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IN THE LINE OF FIRE

After his Oscar for Best Director, Clint Eastwood had little to prove to anyone, so when he took the lead in Columbia's IN THE LINE OF FIRE ($30), I wasn't expecting too much. Eastwood has been producing, directing and starring in his most recent films; so as a hired gun in IN THE LINE OF FIRE, I didn't foresee this as one of the best films of his career.

Eastwood appears as secret service agent Frank Horrigan. Horrigan is something of a living legend; he is the last active agent to have ever lost a President. Horrigan is a very troubled man; he was Kennedy's favorite agent, and he was with Kennedy on that fateful November day in Dallas. Horrigan never forgave himself for Kennedy's death, and his agonizing guilt virtually destroyed his personal life, leaving him bitter and burnt out. The plot of IN THE LINE OF FIRE centers on a presidential assassin who has decided to play a game of cat and mouse with the secret service, but most especially with agent Frank Horrigan.

Clint Eastwood turns in an especially fine performance as Frank Horrigan. Eastwood brings to life this man grieving over his past mistakes, who hopes to find redemption by saving the life of the current president. I am really surprised that this great performance didn't garner Eastwood an Oscar nomination, perhaps some petty jealousy over his previous win for Best Director. Even more surprising is the lack of Best Picture nomination; perhaps the film was snubbed for the same reasons.

As for Eastwood's nemesis in the film, John Malkovich is super. As far as I am concerned, Malkovich has been turning in the same performance in every movie that he has appeared. I guess with the law of averages, there eventually would have to be a role perfectly suited to that performance. Malkovich’s performance did earn him a nomination for supporting actor. Rene Russo is Eastwood's love interest. Russo portrays a much younger agent, tough, eager and beautiful­ a perfect counterpoint to Eastwood's old dinosaur. Filling out the cast is Dylan McDermott, Gary Cole, Fred Dalton Thompson and John Mahoney.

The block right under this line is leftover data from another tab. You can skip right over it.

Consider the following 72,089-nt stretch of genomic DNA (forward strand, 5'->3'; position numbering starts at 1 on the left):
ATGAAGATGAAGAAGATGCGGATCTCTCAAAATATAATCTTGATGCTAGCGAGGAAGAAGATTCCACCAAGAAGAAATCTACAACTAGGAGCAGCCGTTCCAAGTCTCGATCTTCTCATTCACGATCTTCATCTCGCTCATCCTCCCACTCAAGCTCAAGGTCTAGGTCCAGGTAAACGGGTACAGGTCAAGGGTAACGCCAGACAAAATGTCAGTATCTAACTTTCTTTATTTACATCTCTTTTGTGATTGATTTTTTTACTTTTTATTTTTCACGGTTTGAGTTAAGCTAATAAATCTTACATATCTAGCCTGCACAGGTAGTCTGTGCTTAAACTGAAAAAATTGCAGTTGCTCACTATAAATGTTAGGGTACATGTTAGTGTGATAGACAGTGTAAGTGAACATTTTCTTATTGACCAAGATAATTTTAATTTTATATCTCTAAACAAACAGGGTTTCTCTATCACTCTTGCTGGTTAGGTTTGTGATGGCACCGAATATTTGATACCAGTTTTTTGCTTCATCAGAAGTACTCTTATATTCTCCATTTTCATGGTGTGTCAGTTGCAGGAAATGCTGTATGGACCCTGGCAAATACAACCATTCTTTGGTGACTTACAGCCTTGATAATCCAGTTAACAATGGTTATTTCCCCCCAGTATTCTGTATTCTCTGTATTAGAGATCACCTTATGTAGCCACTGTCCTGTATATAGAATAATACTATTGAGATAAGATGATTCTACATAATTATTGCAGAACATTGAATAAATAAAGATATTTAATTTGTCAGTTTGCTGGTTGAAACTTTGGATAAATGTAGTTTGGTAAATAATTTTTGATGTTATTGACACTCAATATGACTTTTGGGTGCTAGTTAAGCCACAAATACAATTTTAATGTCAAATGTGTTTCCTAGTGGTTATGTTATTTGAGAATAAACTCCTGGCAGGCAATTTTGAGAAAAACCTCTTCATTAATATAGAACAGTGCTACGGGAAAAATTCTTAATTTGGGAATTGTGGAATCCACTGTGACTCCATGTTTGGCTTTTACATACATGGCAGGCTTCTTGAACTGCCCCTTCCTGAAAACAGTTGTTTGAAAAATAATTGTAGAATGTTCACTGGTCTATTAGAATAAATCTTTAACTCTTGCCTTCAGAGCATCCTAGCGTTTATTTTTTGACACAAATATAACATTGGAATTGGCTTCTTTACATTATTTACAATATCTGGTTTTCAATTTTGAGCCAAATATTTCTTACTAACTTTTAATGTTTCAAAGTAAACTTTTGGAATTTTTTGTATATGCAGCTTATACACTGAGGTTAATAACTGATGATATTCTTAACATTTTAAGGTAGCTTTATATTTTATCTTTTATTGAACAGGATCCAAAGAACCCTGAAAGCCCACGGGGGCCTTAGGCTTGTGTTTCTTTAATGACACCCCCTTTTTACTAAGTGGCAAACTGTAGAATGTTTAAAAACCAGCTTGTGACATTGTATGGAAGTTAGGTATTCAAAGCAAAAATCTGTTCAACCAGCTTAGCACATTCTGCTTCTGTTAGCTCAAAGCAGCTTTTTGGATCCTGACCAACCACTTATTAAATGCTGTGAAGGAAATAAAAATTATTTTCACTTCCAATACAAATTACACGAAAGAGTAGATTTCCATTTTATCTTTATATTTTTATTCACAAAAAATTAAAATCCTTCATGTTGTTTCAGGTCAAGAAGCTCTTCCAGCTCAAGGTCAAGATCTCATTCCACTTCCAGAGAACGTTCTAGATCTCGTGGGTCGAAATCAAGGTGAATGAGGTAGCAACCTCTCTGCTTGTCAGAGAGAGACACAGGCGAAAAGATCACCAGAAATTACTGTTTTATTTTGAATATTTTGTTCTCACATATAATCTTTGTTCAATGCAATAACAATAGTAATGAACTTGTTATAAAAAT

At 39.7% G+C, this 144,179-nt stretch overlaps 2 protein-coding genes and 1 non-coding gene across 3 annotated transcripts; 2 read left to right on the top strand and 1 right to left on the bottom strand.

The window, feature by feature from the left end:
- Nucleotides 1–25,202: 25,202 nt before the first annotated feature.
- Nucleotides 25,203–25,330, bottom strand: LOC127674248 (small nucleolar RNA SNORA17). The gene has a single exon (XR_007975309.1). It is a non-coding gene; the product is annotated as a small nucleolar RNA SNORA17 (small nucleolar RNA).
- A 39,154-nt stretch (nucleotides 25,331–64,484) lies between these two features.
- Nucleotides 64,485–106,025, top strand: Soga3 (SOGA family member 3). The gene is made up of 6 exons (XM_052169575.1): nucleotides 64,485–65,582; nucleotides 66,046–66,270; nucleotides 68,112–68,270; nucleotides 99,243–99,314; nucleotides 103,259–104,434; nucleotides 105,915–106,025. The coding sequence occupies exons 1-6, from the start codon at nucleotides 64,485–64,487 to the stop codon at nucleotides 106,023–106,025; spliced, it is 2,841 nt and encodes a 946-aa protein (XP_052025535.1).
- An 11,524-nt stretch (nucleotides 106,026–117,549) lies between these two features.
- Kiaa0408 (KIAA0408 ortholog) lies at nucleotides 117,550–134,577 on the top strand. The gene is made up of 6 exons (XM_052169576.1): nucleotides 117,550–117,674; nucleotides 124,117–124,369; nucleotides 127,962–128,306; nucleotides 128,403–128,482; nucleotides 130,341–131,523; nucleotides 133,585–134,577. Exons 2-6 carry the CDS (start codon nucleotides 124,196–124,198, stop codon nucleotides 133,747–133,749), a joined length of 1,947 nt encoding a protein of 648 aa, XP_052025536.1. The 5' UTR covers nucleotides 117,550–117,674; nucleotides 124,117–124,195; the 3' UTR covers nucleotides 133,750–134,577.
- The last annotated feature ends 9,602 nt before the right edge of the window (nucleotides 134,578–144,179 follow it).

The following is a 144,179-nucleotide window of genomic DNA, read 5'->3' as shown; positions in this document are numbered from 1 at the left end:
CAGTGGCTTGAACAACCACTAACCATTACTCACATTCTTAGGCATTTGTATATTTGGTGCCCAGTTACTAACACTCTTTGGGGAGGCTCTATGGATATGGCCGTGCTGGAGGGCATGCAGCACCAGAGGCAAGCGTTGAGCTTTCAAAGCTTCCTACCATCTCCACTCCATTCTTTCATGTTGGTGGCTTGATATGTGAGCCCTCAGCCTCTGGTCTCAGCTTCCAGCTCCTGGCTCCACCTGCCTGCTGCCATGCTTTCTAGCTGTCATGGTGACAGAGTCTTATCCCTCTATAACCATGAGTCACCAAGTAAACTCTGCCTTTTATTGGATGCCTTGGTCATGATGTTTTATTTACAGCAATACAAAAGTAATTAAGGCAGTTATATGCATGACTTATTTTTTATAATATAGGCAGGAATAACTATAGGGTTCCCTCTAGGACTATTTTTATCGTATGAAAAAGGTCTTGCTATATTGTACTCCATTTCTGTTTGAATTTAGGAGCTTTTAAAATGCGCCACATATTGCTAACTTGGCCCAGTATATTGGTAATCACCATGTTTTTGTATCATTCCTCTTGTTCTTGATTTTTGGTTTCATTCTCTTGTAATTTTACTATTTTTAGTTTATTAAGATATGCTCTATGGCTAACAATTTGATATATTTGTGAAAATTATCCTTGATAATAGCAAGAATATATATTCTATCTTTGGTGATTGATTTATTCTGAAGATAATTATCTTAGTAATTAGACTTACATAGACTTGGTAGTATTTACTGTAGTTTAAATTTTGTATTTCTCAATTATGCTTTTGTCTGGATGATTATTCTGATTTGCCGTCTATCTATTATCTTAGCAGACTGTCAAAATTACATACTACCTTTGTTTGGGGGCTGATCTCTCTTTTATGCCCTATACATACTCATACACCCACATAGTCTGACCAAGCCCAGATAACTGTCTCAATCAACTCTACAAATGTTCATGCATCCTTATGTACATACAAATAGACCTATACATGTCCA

IN THE LINE OF FIRE has been very slickly produced. Wolfgang Peterson's direction is rock solid and completely draws in the viewer. Anne V. Coates editing is so spectacularly fluid that it causes the film's over two hour running time seem only half as long. John Bailey's Panavision cinematography is exquisite; many sequences are a standout, especially the climax. Ennio Morricone's musical score is one of the best in years. It's powerful, yet it has the kind of subtlety not found in many recent scores.

I had been convinced that the Laserdisc edition of IN THE LINE OF FIRE was an outstanding viewing experience. A few years ago that appraisal carried a lot more weight. In a direct comparison, the DVD totally blows away the Laserdisc. Both the Laserdisc and the DVD transfers are presented in the proper 2.35:1 aspect ratio. Since the framing of the two transfers appears the same, I’ll assume both the DVD and the Laserdisc masters originated from the same film to tape transfer. Of course, the framing is where the similarities between the DVD and the Laserdisc end. The color fidelity and the clarity of the DVD absolutely wipe the floor with the Laserdisc. The colors on Laserdisc take on a greenish cast when compared to the natural and vibrant colors contained on the DVD. The image on the DVD is also appreciably sharper, smoother looking and better defined. Heck, the Laserdisc looks quite noisy and smeary by comparison.

The digitally encoded Dolby Surround soundtrack has a solid mix, which gives the viewer a true sense of atmosphere in addition to the directional effects. The Dolby Digital 5.1 channel soundtrack betters the standard Dolby Surround soundtrack with more clearly focused directional effects and deeper, more impressive bass. The DVD audio also features a French language soundtrack. Subtitles are available in Spanish and Korean.

 
IN THE LINE OF FIRE  



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DVD reviews are Copyright © 1997 THE CINEMA LASER and may not be copied or reprinted without the written consent of the publisher.
THE CINEMA LASER is written, edited and published by Derek M. Germano.


 

 

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